What Is Killing London Nightlife?


It used to be that we could confidently say the nightlife scene in London was miles ahead of what anyone else was doing. And though we still lead the way today, the gap is beginning to close between the English capital and other cities such as Bangkok, Barcelona, and Montreal. So what exactly is killing London nightlife

The answer depends on whom you ask. Some say the biggest problem are overzealous police and licencing authorities; others say it is urban cleansing being conducted by the rich. The truth is that it is probably a combination of the two. At any rate, the nightlife of 2015 is not what it once was. Something needs to change if London is to remain the place to be for nightlife.

Limits and Restrictions

Vibe Bar owner Alan Miller recently made the case in City A.M. that policing and licencing is essentially engaged in a war on London nightlife that is ruining the party atmosphere and economy. One of his examples is that of the typical curry house on Brick Lane. The owner may be permitted to remain open until 1am, but licencing will not allow him to serve alcohol after midnight. The restriction all but guarantees a slow final hour of the business day and no a reason to try to stay open any later.

Miller also points out the need for local bars and nightclubs to take advantage of Temporary Event Notices (TENs) to stay open until the small hours of the morning. Nevertheless, the word ‘temporary’ is telling here. No nightclub, restaurant, or café can establish a sound business model based on temporary circumstances that offer a little shot in the arm every once in a while. A business built on London nightlife needs to take advantage of as many of the overnight hours as possible.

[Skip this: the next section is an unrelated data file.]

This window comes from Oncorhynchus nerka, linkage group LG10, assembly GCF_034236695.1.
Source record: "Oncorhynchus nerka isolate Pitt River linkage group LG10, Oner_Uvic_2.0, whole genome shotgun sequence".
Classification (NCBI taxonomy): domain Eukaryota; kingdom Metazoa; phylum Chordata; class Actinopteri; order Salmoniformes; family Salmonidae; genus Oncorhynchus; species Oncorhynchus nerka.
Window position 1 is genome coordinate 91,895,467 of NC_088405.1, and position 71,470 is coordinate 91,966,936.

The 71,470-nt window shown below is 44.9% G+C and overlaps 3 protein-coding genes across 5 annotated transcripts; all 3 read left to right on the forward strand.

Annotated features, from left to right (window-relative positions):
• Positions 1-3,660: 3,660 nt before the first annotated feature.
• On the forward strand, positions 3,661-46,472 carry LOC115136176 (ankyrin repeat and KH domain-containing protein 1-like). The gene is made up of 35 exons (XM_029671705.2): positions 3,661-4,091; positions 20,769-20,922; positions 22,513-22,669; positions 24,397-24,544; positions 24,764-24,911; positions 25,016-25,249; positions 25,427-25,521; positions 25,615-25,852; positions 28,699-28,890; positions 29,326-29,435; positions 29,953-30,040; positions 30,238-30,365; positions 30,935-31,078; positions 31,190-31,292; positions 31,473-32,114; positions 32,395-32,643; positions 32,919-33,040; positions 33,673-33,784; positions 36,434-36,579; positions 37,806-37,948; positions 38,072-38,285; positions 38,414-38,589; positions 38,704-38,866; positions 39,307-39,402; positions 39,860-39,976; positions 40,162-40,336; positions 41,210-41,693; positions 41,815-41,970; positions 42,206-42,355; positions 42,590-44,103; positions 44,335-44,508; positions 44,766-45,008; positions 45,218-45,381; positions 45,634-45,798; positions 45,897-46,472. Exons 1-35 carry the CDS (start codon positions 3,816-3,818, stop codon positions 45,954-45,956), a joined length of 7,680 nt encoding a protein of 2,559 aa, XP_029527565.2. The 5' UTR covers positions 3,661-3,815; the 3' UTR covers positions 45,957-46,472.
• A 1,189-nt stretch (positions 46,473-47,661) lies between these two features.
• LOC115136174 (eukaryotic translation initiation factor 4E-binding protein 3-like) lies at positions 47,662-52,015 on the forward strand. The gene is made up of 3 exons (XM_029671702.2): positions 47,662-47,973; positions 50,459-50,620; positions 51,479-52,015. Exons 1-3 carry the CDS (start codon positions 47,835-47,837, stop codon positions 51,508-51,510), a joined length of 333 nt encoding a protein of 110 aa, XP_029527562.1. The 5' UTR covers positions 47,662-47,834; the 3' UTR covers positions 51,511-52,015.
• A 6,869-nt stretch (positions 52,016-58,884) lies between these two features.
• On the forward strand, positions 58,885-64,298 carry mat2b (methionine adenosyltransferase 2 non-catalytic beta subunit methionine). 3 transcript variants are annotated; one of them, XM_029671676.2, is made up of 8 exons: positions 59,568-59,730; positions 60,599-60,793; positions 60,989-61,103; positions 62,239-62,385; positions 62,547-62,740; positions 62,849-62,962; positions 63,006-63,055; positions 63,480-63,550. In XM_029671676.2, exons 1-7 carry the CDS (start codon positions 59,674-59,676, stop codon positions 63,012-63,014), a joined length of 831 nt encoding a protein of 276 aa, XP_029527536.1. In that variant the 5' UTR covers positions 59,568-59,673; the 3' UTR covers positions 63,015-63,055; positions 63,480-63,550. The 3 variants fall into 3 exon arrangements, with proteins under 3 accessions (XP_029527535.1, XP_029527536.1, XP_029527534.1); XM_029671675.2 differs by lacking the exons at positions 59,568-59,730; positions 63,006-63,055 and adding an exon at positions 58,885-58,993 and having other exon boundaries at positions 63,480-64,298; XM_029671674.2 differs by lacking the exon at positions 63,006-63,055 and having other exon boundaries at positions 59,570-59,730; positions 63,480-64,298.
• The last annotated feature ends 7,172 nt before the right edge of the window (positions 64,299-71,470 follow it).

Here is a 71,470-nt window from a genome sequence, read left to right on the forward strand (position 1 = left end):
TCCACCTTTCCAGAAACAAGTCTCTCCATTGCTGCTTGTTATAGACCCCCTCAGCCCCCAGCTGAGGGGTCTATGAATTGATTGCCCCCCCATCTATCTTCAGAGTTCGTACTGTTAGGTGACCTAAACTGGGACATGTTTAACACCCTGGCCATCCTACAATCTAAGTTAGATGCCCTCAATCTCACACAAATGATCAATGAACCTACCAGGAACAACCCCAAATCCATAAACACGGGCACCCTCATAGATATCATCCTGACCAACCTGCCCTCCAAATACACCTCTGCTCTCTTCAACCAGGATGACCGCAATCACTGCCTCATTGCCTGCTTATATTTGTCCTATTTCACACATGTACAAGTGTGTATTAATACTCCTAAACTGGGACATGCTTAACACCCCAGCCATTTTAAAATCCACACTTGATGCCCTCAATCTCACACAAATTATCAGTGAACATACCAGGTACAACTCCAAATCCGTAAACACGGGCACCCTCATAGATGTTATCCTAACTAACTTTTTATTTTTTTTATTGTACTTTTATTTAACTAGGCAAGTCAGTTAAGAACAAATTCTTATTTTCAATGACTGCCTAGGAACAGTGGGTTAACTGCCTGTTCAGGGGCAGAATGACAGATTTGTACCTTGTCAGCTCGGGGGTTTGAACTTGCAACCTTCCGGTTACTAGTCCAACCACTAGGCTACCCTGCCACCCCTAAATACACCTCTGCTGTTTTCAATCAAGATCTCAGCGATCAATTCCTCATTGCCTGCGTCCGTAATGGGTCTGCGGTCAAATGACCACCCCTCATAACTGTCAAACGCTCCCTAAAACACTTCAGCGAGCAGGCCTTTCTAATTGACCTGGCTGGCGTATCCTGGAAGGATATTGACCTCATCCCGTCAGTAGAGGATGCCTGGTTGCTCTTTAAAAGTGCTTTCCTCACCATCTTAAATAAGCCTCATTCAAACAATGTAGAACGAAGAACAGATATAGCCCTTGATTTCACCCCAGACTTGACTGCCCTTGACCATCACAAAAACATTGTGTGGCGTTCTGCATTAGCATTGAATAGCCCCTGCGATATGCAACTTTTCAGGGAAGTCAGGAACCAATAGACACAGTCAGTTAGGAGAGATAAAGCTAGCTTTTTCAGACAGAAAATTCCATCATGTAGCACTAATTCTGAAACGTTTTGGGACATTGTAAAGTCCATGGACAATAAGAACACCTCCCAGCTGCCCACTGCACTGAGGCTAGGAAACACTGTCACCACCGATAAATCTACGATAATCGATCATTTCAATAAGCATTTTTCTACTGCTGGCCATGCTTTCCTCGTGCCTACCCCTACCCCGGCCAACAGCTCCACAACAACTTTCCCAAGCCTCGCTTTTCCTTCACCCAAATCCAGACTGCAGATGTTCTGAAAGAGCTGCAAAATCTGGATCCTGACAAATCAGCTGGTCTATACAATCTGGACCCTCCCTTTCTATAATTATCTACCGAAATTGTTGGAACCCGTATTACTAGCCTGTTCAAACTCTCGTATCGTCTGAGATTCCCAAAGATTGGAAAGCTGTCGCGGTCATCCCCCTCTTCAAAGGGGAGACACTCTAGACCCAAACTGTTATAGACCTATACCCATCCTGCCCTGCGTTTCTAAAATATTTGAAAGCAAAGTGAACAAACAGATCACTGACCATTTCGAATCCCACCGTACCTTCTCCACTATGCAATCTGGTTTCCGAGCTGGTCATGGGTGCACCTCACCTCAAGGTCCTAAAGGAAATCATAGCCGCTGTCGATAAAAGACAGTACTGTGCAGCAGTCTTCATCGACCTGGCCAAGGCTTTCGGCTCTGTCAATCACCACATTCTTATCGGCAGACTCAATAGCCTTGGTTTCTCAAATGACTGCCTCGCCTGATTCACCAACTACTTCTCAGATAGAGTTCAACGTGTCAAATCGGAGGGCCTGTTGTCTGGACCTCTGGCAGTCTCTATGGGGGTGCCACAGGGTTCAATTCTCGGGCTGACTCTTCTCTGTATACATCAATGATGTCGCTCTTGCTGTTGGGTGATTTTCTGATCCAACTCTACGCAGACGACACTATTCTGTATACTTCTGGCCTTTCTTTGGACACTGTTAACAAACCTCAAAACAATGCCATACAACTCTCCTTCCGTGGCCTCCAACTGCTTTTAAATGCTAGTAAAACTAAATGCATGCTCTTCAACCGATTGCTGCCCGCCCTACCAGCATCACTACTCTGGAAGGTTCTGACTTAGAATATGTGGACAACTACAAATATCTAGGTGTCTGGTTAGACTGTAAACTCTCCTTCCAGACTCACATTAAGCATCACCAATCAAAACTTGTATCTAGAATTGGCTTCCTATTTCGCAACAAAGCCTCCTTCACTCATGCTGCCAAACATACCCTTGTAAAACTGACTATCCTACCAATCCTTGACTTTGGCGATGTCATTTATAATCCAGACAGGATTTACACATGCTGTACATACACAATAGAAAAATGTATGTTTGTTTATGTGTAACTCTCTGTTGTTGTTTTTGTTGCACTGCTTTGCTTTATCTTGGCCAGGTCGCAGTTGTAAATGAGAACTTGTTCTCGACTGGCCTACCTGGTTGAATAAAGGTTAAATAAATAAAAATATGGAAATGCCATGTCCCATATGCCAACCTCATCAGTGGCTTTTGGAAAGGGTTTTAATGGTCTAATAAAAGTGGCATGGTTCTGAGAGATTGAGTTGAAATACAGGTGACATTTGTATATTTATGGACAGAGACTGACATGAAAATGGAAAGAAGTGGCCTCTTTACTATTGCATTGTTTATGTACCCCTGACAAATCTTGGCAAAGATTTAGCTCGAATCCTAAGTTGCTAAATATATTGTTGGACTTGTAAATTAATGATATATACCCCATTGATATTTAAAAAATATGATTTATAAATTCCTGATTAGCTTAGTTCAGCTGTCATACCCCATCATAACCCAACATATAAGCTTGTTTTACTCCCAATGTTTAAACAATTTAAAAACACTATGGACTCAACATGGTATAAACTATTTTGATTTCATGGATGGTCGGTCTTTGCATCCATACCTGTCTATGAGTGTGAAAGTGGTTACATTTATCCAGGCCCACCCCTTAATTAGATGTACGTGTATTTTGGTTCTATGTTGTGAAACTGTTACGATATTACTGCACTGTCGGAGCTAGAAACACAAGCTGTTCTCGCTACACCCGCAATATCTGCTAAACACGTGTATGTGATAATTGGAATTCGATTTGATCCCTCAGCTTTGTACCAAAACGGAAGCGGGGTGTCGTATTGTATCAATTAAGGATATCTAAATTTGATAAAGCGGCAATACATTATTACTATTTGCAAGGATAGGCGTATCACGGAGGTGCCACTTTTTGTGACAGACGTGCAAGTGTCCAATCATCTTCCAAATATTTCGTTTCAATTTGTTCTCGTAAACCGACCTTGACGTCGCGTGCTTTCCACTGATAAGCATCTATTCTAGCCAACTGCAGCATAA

For their part, police and licencing authorities say they do what they do in order to keep London safe and secure for everyone. They reference the nightlife scene of a decade ago that was very heavily influenced by organised crime. Moreover, in an attempt not to repeat the mistakes of the past, they believe the best solution is tight control. Nightlife business owners would disagree. They say it is stifling economic activity.

Urban Cleansing

The Telegraph‘s Alex Proud wrote in April 2014 about how London was no longer a cool place to be. He wrote about how cool it was back in the 1990s, when London was cheap enough for just about anyone. Back then the city was divided into different areas that were home to equally different kinds of people. He wrote that those areas have now been largely cleansed and are dominated by the rich.

Proud made the case that the rich prefer a certain kind of clean and up-scale environment that caters specifically to their needs and tastes. And because London is now a place that only the rich can afford, they are using their money and influence to remove the more edgy aspects of the London of 10 and 15 years ago. In place of the nightlife venues of the past, we now have trendy and up-scale restaurants next door to the boutiques and shops where the rich spend their money.

Whether or not you agree with Proud’s assessment, it is impossible to argue that London has become a very pricey city. You cannot buy a house or a flat in the city centre unless you are a celebrity, politician or someone involved in finance. Everyone else is pushed out to zones two and three, according to their own level of wealth. And when that happens, where do those people go to enjoy the nightlife? They will spend most of their time and money in the areas in which they live.

Get out of the Way

One can make the case that both Miller and Proud have very legitimate points that need to be addressed. If the London nightlife scene is to remain out front, rules and restrictions need to be eased and London needs to be transformed into a more affordable city. The best way to accomplish both is for the government to get out of the way. Let business owners do what they do best to attract the nightlife.

If things do not change within the next few years, Proud says the London city centre will evolve into the same kind of environment now common in Paris and Geneva. Not only will the night time economy be devastated, but London will no longer be the cool place to be. And that would be a shame. Part of what has driven the nightlife scene in the capital is its reputation for being the centre of cool in Europe. It would be a shame to see policing, licencing, and urban cleansing take that away.